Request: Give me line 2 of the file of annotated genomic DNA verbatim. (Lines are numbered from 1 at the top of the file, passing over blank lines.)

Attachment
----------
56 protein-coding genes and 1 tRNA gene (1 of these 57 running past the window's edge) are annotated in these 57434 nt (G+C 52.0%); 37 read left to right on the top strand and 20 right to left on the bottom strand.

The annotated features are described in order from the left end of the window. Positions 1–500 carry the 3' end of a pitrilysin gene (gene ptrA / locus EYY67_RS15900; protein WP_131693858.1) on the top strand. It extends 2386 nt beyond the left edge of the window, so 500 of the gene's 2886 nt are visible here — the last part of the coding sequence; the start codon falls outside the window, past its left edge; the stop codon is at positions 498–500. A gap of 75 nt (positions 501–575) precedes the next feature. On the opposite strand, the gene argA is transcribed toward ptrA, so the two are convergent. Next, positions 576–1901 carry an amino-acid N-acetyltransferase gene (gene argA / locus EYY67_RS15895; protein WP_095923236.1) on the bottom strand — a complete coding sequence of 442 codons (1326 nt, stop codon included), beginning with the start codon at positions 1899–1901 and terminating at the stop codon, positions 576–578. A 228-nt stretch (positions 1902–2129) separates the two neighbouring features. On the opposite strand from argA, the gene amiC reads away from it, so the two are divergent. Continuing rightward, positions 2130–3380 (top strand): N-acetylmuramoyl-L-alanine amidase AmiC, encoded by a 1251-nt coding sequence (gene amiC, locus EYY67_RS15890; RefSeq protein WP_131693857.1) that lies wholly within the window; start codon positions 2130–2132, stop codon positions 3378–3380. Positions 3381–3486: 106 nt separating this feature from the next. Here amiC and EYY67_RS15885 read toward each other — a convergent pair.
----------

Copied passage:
The annotated features are described in order from the left end of the window. Positions 1–500 carry the 3' end of a pitrilysin gene (gene ptrA / locus EYY67_RS15900; protein WP_131693858.1) on the top strand. It extends 2386 nt beyond the left edge of the window, so 500 of the gene's 2886 nt are visible here — the last part of the coding sequence; the start codon falls outside the window, past its left edge; the stop codon is at positions 498–500. A gap of 75 nt (positions 501–575) precedes the next feature. On the opposite strand, the gene argA is transcribed toward ptrA, so the two are convergent. Next, positions 576–1901 carry an amino-acid N-acetyltransferase gene (gene argA / locus EYY67_RS15895; protein WP_095923236.1) on the bottom strand — a complete coding sequence of 442 codons (1326 nt, stop codon included), beginning with the start codon at positions 1899–1901 and terminating at the stop codon, positions 576–578. A 228-nt stretch (positions 1902–2129) separates the two neighbouring features. On the opposite strand from argA, the gene amiC reads away from it, so the two are divergent. Continuing rightward, positions 2130–3380 (top strand): N-acetylmuramoyl-L-alanine amidase AmiC, encoded by a 1251-nt coding sequence (gene amiC, locus EYY67_RS15890; RefSeq protein WP_131693857.1) that lies wholly within the window; start codon positions 2130–2132, stop codon positions 3378–3380. Positions 3381–3486: 106 nt separating this feature from the next. Here amiC and EYY67_RS15885 read toward each other — a convergent pair.